// Referencing an undeclared variable will throw an error, so no luck here
isset(some) // Error: some is not defined

// Defining a simple object with no properties - so we aren't defining
// the property `nested`
let some = {}

// Simple checking if we have a declared variable
isset(some) // true

// Now trying to see if we have a top level property, still valid
isset(some.nested) // false

// But here is where things fall apart: trying to access a deep property
// of a complex object; it will throw an error
isset(some.nested.deeper) // Error: Cannot read property 'deeper' of undefined
//         ^^^^^^ undefined

More failing alternatives:

// Any way we attempt to access the `deeper` property of `nested` will
// throw an error
some.nested.deeper.hasOwnProperty('value') // Error
//   ^^^^^^ undefined

Object.hasOwnProperty('value', some.nested.deeper) // Error
//                                  ^^^^^^ undefined

// Same goes for typeof
typeof some.nested.deeper !== 'undefined' // Error
//          ^^^^^^ undefined

And some working alternatives that can get redundant fast:

// Wrap everything in try...catch
try { isset(some.nested.deeper) } catch (e) {}
try { typeof some.nested.deeper !== 'undefined' } catch (e) {}

// Or by chaining all of the isset which can get long
isset(some) && isset(some.nested) && isset(some.nested.deeper) // false
//                        ^^^^^^ returns false so the next isset() is never run


All of the other answers - though most are viable...

  1. Assume you're only checking to see if the variable is not undefined which is fine for some use cases but can still throw an Error
  2. Assume you're only trying to access a top level property, which again is fine for some use cases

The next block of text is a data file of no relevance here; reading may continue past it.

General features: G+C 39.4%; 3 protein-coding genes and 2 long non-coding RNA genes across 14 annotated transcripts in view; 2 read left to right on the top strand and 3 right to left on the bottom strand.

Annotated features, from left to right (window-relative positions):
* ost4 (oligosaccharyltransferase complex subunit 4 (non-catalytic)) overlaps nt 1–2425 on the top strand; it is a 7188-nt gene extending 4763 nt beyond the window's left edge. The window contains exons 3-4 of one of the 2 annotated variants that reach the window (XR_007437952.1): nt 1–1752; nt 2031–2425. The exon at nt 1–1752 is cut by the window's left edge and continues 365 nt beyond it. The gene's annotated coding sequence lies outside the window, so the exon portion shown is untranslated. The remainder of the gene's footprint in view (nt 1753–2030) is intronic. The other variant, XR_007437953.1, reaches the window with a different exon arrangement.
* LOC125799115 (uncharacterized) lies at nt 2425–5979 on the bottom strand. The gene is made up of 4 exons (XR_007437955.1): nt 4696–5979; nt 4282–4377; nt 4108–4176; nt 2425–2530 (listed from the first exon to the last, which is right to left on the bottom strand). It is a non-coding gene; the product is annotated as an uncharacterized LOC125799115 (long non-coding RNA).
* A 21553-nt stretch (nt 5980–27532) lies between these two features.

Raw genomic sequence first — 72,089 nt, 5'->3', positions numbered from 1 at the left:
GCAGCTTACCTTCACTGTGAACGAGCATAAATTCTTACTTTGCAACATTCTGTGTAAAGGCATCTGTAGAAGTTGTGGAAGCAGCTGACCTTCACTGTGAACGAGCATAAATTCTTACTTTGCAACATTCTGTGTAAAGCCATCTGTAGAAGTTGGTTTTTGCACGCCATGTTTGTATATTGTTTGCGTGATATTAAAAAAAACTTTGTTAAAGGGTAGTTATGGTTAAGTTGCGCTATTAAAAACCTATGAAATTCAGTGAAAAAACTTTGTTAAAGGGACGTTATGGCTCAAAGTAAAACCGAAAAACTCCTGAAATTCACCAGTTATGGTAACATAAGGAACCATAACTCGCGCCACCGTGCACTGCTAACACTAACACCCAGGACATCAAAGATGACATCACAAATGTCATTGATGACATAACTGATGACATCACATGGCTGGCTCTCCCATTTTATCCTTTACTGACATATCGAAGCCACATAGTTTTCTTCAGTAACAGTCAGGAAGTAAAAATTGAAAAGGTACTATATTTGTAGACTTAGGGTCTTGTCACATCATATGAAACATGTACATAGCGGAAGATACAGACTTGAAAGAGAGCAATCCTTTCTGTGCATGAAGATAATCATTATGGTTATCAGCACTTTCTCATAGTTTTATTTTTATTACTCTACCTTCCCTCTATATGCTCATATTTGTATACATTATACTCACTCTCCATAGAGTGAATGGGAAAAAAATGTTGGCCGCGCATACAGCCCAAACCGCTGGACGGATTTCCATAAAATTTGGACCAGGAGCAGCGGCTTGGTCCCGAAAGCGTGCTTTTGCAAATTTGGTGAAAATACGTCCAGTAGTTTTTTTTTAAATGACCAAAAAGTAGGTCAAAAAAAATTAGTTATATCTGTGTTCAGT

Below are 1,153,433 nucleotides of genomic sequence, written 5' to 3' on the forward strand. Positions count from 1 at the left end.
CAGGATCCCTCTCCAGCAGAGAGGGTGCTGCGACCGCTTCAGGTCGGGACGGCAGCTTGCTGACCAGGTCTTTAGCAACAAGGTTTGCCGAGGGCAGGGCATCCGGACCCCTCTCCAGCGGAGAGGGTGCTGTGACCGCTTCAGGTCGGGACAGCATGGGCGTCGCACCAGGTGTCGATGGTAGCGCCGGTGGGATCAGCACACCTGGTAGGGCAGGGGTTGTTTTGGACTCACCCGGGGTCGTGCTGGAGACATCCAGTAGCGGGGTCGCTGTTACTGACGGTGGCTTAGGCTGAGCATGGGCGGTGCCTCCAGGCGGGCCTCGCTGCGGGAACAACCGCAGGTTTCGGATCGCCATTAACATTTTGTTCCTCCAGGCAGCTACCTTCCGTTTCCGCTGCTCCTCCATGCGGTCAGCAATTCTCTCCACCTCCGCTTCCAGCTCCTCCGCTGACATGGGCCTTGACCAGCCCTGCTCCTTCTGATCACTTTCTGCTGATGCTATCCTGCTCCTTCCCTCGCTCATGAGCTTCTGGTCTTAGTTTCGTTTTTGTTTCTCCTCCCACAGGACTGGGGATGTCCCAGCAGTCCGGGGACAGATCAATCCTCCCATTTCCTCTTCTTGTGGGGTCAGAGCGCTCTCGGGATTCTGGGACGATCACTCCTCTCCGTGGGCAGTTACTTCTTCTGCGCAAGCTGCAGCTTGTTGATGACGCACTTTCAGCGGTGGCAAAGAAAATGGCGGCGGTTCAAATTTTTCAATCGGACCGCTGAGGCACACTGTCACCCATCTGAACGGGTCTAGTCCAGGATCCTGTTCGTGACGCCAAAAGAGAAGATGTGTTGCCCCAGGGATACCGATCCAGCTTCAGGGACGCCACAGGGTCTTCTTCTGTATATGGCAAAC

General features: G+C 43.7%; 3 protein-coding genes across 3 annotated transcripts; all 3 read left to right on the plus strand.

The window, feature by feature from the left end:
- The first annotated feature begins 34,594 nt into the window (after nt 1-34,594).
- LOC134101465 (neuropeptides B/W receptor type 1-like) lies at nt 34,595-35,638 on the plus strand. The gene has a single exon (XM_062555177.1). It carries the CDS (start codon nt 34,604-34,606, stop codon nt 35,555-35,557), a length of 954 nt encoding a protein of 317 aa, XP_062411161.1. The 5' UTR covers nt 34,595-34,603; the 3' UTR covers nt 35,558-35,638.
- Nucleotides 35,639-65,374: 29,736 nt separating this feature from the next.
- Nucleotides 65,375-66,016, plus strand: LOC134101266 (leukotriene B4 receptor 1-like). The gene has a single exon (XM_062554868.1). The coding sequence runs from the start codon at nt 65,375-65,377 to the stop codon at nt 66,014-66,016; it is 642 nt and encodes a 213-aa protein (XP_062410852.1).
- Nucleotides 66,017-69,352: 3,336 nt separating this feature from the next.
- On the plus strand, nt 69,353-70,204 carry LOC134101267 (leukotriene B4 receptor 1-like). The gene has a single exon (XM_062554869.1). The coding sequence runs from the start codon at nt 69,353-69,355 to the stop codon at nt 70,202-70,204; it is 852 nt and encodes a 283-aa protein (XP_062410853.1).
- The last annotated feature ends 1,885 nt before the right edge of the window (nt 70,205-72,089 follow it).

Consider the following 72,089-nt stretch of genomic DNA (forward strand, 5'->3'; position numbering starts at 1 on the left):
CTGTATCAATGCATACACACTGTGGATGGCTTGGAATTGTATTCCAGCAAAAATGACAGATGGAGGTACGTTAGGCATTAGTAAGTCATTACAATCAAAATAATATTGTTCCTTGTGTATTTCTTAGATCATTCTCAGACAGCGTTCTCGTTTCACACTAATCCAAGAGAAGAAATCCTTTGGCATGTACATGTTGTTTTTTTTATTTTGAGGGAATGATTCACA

3. Force you to use a less than ideal approach relative to PHP's isset()
    e.g. isset(some, 'nested.deeper.value')
  4. Use eval() which works but I personally avoid

I think I covered a lot of it. There are some points I make in my answer that I don't touch upon because they - although relevant - are not part of the question. If need be, though, I can update my answer with links to some of the more technical aspects based on demand.

I spent waaay to much time on this so hopefully it helps people out.

Thank-you for reading!

if (!('foo' in obj)) {
  // not set.
//  tring to reference non-existing variable throws ReferenceError 
//  before test function is even executed
//  example, if you do:
//     if ( isset( someVar ) ) 
//        doStuff( someVar );
//  you get a ReferenceError ( if there is no someVar... ) 
//  and isset fn doesn't get executed.
//  if you pass variable name as string, ex. isset( 'novar' );, 
//  this might work:
function isset ( strVariableName ) { 

    try { 
        eval( strVariableName );
    } catch( err ) { 
        if ( err instanceof ReferenceError ) 
           return false;

    return true;


I always use this generic function to prevent errrors on primitive variables as well as arrays and objects.

isset = function(obj) {
  var i, max_i;
  if(obj === undefined) return false;
  for (i = 1, max_i = arguments.length; i < max_i; i++) {
    if (obj[arguments[i]] === undefined) {
        return false;
    obj = obj[arguments[i]];
  return true;

console.log(isset(obj));                   // returns false
var obj = 'huhu';
console.log(isset(obj));                   // returns true
obj = {hallo:{hoi:'hoi'}};
console.log(isset(obj, 'niet'));           // returns false
console.log(isset(obj, 'hallo'));          // returns true